In 2011, the Supreme Court of Canada released its judgement in the case of Canada (Attorney General) v. PHS Community Services Society, 2011 SCC 44,  3 S.C.R. 134. This case is often referred to as the Insite case, as it had to do with the operation of Vancouver’s Insite supervised injection facility (which is run by PHS Community Services Society). At issue was whether the federal government had the authority to revoke an exemption to the Controlled Drugs and Substances Act that allowed Insite to operate.
You can find the text of the judgement here.
The Court’s decision was controversial, and many argued that it reflected a power struggle between the government and the judiciary. Newspaper articles written in response to the decision debated whether and to what extent it represented ‘judicial activism’.
This week’s Food for Thought post requires you to engage with the Supreme Court judgement (linked above), as well as two short articles:
Food for Thought:
Write a post (following the guidelines in the course syllabus) that addresses the following questions:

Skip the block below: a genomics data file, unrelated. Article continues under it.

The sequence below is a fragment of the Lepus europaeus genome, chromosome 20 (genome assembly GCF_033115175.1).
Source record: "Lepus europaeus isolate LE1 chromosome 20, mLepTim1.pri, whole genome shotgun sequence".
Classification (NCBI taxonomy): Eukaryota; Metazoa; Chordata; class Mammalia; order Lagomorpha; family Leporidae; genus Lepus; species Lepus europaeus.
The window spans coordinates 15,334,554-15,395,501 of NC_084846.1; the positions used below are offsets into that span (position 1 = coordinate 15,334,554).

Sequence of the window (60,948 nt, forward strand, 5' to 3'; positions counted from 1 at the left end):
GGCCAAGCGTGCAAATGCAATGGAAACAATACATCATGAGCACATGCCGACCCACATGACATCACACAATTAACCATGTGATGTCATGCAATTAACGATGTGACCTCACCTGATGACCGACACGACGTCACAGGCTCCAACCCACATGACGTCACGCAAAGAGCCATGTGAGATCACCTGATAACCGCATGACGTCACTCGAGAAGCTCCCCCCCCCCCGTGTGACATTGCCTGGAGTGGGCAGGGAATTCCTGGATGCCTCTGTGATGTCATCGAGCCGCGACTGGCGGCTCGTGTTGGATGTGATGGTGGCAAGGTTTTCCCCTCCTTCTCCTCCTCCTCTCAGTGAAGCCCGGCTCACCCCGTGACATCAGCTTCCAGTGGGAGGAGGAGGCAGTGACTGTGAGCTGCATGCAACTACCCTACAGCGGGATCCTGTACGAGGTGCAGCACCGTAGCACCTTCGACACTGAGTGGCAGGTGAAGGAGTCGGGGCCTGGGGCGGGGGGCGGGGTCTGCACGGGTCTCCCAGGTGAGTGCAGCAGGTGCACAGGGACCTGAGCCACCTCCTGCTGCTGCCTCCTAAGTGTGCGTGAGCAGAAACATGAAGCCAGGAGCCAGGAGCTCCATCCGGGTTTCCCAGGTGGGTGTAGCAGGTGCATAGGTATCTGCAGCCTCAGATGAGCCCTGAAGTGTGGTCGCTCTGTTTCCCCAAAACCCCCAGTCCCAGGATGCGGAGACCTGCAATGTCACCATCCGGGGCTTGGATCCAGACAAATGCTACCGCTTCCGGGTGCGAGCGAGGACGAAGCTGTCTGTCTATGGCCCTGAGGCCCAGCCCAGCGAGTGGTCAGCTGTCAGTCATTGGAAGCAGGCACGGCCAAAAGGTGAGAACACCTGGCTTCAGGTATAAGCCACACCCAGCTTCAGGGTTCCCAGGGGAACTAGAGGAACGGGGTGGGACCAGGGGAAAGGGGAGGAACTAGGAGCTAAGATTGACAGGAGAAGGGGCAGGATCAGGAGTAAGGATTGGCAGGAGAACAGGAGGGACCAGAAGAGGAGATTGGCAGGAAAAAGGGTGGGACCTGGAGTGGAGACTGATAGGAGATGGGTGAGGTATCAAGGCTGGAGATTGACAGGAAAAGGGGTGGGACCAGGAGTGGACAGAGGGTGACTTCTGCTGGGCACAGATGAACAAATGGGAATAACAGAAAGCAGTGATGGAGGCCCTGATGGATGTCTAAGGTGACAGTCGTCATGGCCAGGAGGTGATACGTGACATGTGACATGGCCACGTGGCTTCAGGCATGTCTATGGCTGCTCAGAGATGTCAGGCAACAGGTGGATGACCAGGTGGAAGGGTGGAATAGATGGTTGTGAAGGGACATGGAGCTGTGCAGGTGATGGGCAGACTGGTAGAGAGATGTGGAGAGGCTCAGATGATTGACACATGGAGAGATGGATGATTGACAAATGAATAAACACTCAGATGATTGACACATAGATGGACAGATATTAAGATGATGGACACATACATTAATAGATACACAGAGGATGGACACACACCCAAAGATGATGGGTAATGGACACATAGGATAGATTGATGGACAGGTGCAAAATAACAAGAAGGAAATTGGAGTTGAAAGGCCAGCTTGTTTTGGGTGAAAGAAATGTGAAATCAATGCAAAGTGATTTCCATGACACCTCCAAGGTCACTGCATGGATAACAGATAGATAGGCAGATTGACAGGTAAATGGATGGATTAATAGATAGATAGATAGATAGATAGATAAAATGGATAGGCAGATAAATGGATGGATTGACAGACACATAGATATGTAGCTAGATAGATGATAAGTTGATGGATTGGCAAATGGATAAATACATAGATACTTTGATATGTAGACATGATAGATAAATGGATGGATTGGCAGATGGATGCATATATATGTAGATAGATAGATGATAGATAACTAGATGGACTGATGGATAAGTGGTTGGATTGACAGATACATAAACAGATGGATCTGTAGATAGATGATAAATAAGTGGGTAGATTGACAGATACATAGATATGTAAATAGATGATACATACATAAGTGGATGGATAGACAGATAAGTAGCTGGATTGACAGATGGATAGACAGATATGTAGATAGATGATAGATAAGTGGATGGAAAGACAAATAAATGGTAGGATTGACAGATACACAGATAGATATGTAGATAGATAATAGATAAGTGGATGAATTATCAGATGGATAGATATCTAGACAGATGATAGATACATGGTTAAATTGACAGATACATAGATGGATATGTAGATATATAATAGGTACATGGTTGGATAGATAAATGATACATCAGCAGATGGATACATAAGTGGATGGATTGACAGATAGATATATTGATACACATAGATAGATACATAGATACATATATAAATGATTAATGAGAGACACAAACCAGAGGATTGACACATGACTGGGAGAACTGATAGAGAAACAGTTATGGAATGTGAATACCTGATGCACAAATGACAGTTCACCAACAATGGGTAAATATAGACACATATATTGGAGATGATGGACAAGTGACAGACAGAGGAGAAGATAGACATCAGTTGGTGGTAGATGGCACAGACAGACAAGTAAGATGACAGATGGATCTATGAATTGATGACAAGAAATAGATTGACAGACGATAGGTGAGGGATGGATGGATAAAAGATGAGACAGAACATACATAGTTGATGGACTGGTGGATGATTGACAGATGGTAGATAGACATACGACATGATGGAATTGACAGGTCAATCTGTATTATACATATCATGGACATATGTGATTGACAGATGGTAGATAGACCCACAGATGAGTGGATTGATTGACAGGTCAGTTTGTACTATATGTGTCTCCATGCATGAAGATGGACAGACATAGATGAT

- Which school of thought that we have studied so far best explains the Supreme Court of Canada’s reasoning in the Insite decision? Your response should briefly introduce and describe the school of thought and explain how it applies to the case. Be specific, and remember that readers of this blog may not be familiar with the material you are discussing.
- The articles by Makin and McKay-Panos discuss the Insite case as an example of tension between ideology and social science evidence in Canadian law. What does this mean?
If you wish to prepare a post in response to this week’s ‘food for thought’ post, it must be submitted (at any time) before class on September 30.